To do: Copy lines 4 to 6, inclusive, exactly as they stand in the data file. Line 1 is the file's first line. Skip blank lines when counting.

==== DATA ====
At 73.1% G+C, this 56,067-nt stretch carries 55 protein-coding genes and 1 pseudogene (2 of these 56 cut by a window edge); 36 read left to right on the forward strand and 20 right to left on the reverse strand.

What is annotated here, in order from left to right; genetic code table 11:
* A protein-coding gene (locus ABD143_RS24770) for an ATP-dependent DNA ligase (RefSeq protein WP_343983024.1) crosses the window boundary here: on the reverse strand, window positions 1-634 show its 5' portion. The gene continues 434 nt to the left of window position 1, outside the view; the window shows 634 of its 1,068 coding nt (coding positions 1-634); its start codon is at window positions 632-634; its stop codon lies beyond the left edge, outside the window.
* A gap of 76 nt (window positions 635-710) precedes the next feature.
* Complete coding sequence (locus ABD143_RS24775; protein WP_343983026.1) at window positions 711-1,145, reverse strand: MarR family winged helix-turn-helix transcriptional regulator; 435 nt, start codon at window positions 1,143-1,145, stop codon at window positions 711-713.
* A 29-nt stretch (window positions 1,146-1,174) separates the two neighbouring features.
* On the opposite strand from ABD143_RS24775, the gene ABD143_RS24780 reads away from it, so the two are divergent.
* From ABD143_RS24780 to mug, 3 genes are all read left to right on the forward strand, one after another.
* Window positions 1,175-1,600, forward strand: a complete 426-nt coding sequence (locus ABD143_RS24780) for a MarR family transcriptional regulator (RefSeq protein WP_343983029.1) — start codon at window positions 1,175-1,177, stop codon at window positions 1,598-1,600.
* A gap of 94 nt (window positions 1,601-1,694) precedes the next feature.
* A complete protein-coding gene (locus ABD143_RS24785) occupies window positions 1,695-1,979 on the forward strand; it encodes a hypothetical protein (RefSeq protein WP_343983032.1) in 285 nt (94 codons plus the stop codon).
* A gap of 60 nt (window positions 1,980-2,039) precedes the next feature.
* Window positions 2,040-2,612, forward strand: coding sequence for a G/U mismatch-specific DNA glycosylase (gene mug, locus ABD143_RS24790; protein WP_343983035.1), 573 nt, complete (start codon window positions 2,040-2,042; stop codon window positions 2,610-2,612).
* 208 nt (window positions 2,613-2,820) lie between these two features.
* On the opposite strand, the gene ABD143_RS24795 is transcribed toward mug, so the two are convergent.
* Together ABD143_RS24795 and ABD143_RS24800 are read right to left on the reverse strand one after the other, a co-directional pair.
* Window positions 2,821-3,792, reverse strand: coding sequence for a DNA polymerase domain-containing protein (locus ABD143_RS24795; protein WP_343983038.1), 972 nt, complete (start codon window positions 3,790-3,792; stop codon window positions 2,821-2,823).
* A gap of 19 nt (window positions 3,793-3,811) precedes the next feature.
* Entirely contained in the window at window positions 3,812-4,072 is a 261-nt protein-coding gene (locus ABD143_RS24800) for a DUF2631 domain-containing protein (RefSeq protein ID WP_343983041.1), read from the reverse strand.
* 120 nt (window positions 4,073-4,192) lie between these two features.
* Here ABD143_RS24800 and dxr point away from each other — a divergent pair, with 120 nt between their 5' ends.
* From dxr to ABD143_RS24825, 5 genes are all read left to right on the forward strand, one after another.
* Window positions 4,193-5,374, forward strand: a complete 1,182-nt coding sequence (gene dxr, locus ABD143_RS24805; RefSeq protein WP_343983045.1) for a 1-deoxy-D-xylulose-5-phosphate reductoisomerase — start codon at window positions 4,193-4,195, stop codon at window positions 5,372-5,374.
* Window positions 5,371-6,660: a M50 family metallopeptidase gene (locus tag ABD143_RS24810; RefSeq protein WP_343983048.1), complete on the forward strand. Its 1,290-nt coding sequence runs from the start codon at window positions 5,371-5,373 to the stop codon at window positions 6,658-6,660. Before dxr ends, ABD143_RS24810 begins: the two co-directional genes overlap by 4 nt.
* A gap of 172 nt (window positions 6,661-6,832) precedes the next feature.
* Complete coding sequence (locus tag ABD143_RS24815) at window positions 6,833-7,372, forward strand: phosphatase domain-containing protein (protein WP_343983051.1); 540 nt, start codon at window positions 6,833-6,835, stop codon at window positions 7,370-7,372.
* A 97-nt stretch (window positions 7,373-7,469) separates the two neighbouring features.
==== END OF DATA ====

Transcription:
* A gap of 76 nt (window positions 635-710) precedes the next feature.
* Complete coding sequence (locus ABD143_RS24775; protein WP_343983026.1) at window positions 711-1,145, reverse strand: MarR family winged helix-turn-helix transcriptional regulator; 435 nt, start codon at window positions 1,143-1,145, stop codon at window positions 711-713.
* A 29-nt stretch (window positions 1,146-1,174) separates the two neighbouring features.